A California prep product, Lemmerman was a three-year starter for Duke and has better skills than tools. He has soft, sure hands and made just three errors as a junior, checking in with a .987 fielding percentage. He also benefitted from Duke moving into the cozy Durham Bulls Athletic Park and led the team with 11 home runs after hitting just nine in his first two seasons combined. He's a righthanded hitter with solid pop and below-average speed who likely will move to second or third base.
6 202 Kevin Gausman RHP Grandview HS, Aurora, Colo. Colo.
Gausman has a tall, thin build with long arms and legs. While scouts believe he'll add strength, he's one of the older players in this year's high school class and will always be on the slender side. He pitched as much as anyone last summer, throwing in just about every high-profile showcase event possible, including Perfect Game National, Aflac, Under Armour, Tournament of Stars, Area Codes, Team USA and Jupiter. Combine that with the fact that he played basketball all winter and bad weather in Colorado all spring, and it shouldn't come as a shock that his velocity was down a tick this season, sitting at 89-92 mph. Gausman has pitched in the low to mid-90s in the past. His fastball has some life and run, but he doesn't command it particularly well and it's flat in the zone. Last year in the state playoffs, he was up to 96 mph but gave up 11 runs in two innings. His secondary pitches--a 76 mph curveball, a Vulcan changeup and a cutter-like slider--are all below-average currently and project to be average at best. Because he has been inconsistent this spring, Gausman may slide to the supplemental or second round, but it will likely still take first-round money to sign him. If he heads to Louisiana State, he'd be draft-eligible again as a sophomore in 2012.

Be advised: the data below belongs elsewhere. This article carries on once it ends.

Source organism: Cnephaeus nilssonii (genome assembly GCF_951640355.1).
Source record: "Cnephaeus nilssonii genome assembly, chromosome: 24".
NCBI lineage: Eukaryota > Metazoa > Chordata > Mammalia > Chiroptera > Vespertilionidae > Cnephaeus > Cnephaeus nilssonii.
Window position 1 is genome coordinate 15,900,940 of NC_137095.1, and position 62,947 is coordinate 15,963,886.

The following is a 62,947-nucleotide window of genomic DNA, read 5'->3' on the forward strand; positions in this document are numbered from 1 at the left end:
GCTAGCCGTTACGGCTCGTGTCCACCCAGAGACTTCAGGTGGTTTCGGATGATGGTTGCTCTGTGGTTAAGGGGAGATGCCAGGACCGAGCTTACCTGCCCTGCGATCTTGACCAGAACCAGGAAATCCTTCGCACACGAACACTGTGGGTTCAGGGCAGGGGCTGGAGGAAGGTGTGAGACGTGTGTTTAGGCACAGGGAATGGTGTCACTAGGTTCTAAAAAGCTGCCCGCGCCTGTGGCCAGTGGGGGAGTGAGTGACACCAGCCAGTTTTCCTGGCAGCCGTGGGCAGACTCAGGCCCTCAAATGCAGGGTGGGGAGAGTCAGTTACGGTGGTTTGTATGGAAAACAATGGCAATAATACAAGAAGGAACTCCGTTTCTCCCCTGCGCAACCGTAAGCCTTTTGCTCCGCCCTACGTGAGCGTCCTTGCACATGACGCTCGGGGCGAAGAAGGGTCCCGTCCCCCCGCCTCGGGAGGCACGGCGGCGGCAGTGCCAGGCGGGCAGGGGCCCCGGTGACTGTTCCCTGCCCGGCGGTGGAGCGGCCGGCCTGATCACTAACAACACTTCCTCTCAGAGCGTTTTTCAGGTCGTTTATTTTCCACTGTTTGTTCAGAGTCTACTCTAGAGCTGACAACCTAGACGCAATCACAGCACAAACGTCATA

7 232 Ryan Christenson LHP South Mountain (Ariz.) CC Ariz. $125,000
Ryan Christenson is a medium-framed lefthander with average velocity in the 86-88 mph range. He throws a solid overhand curveball, but lacks a changeup presently, limiting his potential as a starter. He was also very wild for South Mountain this year, with 42 walks in 58 innings. This was the third time the Dodgers drafted him, as they also selected him out of high school and last year from South Mountain as a freshman.
8 262 Blake Dean OF Louisiana State La. $35,000
Blake Dean was a proven college hitter and a key cog in the lineup that powered Louisiana State to a national title in 2009. He lasted until the Twins took him in the 10th round because he spent most of his junior season as a DH and had a bum throwing shoulder that required labrum surgery. As a senior, Dean has continued to produce, and he has done a better job of not overswinging, letting his lefthanded power come naturally. The 6-foot-1, 210-pounder has a quick bat and 55 career homers entering NCAA regional play. A below-average runner and outfield defender, he has found a new home and done a creditable job at first base this spring. He should fit somewhere in the first 10 rounds as a cost-effective bat with a proven track record.
9 292 Steve Domecus C Virginia Tech Va. $25,000